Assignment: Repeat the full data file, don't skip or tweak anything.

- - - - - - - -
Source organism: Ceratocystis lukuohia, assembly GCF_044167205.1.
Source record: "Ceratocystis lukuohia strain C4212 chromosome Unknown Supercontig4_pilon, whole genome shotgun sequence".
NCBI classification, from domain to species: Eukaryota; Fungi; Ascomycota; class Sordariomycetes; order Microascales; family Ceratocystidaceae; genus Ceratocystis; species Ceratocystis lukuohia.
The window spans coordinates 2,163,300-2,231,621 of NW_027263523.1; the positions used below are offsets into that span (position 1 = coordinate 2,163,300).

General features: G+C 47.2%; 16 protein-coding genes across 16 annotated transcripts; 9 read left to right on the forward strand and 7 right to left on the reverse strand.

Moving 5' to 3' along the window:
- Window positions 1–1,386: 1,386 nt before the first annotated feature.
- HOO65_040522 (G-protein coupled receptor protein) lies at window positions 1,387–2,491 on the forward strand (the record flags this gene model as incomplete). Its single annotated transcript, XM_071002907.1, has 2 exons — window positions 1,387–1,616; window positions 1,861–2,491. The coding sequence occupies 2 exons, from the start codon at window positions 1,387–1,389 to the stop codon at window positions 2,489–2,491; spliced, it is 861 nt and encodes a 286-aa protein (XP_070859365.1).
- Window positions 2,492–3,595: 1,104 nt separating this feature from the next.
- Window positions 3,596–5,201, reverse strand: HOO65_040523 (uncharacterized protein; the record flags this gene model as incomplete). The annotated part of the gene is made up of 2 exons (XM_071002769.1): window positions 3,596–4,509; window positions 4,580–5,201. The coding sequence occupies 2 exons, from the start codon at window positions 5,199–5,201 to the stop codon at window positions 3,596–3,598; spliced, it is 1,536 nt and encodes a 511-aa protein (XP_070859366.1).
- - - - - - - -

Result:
Source organism: Ceratocystis lukuohia, assembly GCF_044167205.1.
Source record: "Ceratocystis lukuohia strain C4212 chromosome Unknown Supercontig4_pilon, whole genome shotgun sequence".
NCBI classification, from domain to species: Eukaryota; Fungi; Ascomycota; class Sordariomycetes; order Microascales; family Ceratocystidaceae; genus Ceratocystis; species Ceratocystis lukuohia.
The window spans coordinates 2,163,300-2,231,621 of NW_027263523.1; the positions used below are offsets into that span (position 1 = coordinate 2,163,300).

General features: G+C 47.2%; 16 protein-coding genes across 16 annotated transcripts; 9 read left to right on the forward strand and 7 right to left on the reverse strand.

Moving 5' to 3' along the window:
- Window positions 1–1,386: 1,386 nt before the first annotated feature.
- HOO65_040522 (G-protein coupled receptor protein) lies at window positions 1,387–2,491 on the forward strand (the record flags this gene model as incomplete). Its single annotated transcript, XM_071002907.1, has 2 exons — window positions 1,387–1,616; window positions 1,861–2,491. The coding sequence occupies 2 exons, from the start codon at window positions 1,387–1,389 to the stop codon at window positions 2,489–2,491; spliced, it is 861 nt and encodes a 286-aa protein (XP_070859365.1).
- Window positions 2,492–3,595: 1,104 nt separating this feature from the next.
- Window positions 3,596–5,201, reverse strand: HOO65_040523 (uncharacterized protein; the record flags this gene model as incomplete). The annotated part of the gene is made up of 2 exons (XM_071002769.1): window positions 3,596–4,509; window positions 4,580–5,201. The coding sequence occupies 2 exons, from the start codon at window positions 5,199–5,201 to the stop codon at window positions 3,596–3,598; spliced, it is 1,536 nt and encodes a 511-aa protein (XP_070859366.1).